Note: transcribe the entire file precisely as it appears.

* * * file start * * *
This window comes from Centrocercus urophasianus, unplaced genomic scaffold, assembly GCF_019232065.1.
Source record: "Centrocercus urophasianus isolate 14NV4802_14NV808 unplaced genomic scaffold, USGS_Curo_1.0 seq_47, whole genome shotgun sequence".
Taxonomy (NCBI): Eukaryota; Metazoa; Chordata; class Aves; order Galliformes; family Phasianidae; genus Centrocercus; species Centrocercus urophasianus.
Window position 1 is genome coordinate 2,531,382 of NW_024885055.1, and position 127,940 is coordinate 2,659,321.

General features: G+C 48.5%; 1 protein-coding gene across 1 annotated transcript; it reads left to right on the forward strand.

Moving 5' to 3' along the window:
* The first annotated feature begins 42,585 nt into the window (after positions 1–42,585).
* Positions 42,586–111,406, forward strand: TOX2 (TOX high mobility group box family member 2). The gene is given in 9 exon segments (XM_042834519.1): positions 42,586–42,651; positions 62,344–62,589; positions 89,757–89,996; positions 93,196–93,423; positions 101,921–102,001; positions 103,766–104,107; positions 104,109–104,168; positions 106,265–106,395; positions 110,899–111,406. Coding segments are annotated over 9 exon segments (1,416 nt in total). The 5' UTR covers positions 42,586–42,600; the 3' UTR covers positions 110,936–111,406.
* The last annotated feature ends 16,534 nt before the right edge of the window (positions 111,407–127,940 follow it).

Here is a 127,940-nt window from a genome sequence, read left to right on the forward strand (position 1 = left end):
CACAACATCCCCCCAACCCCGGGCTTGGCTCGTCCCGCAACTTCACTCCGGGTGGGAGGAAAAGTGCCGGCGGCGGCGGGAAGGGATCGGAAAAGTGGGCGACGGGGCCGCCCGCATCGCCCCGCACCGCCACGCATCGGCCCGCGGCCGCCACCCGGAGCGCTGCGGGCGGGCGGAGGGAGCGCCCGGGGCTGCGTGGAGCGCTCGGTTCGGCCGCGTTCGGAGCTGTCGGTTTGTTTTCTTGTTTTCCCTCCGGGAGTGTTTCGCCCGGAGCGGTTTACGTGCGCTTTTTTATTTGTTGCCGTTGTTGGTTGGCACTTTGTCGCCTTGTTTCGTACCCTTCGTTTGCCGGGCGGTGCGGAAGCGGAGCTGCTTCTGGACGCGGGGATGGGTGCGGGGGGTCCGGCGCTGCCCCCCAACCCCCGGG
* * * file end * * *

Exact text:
This window comes from Centrocercus urophasianus, unplaced genomic scaffold, assembly GCF_019232065.1.
Source record: "Centrocercus urophasianus isolate 14NV4802_14NV808 unplaced genomic scaffold, USGS_Curo_1.0 seq_47, whole genome shotgun sequence".
Taxonomy (NCBI): Eukaryota; Metazoa; Chordata; class Aves; order Galliformes; family Phasianidae; genus Centrocercus; species Centrocercus urophasianus.
Window position 1 is genome coordinate 2,531,382 of NW_024885055.1, and position 127,940 is coordinate 2,659,321.

General features: G+C 48.5%; 1 protein-coding gene across 1 annotated transcript; it reads left to right on the forward strand.

Moving 5' to 3' along the window:
* The first annotated feature begins 42,585 nt into the window (after positions 1–42,585).
* Positions 42,586–111,406, forward strand: TOX2 (TOX high mobility group box family member 2). The gene is given in 9 exon segments (XM_042834519.1): positions 42,586–42,651; positions 62,344–62,589; positions 89,757–89,996; positions 93,196–93,423; positions 101,921–102,001; positions 103,766–104,107; positions 104,109–104,168; positions 106,265–106,395; positions 110,899–111,406. Coding segments are annotated over 9 exon segments (1,416 nt in total). The 5' UTR covers positions 42,586–42,600; the 3' UTR covers positions 110,936–111,406.
* The last annotated feature ends 16,534 nt before the right edge of the window (positions 111,407–127,940 follow it).

Here is a 127,940-nt window from a genome sequence, read left to right on the forward strand (position 1 = left end):
CACAACATCCCCCCAACCCCGGGCTTGGCTCGTCCCGCAACTTCACTCCGGGTGGGAGGAAAAGTGCCGGCGGCGGCGGGAAGGGATCGGAAAAGTGGGCGACGGGGCCGCCCGCATCGCCCCGCACCGCCACGCATCGGCCCGCGGCCGCCACCCGGAGCGCTGCGGGCGGGCGGAGGGAGCGCCCGGGGCTGCGTGGAGCGCTCGGTTCGGCCGCGTTCGGAGCTGTCGGTTTGTTTTCTTGTTTTCCCTCCGGGAGTGTTTCGCCCGGAGCGGTTTACGTGCGCTTTTTTATTTGTTGCCGTTGTTGGTTGGCACTTTGTCGCCTTGTTTCGTACCCTTCGTTTGCCGGGCGGTGCGGAAGCGGAGCTGCTTCTGGACGCGGGGATGGGTGCGGGGGGTCCGGCGCTGCCCCCCAACCCCCGGG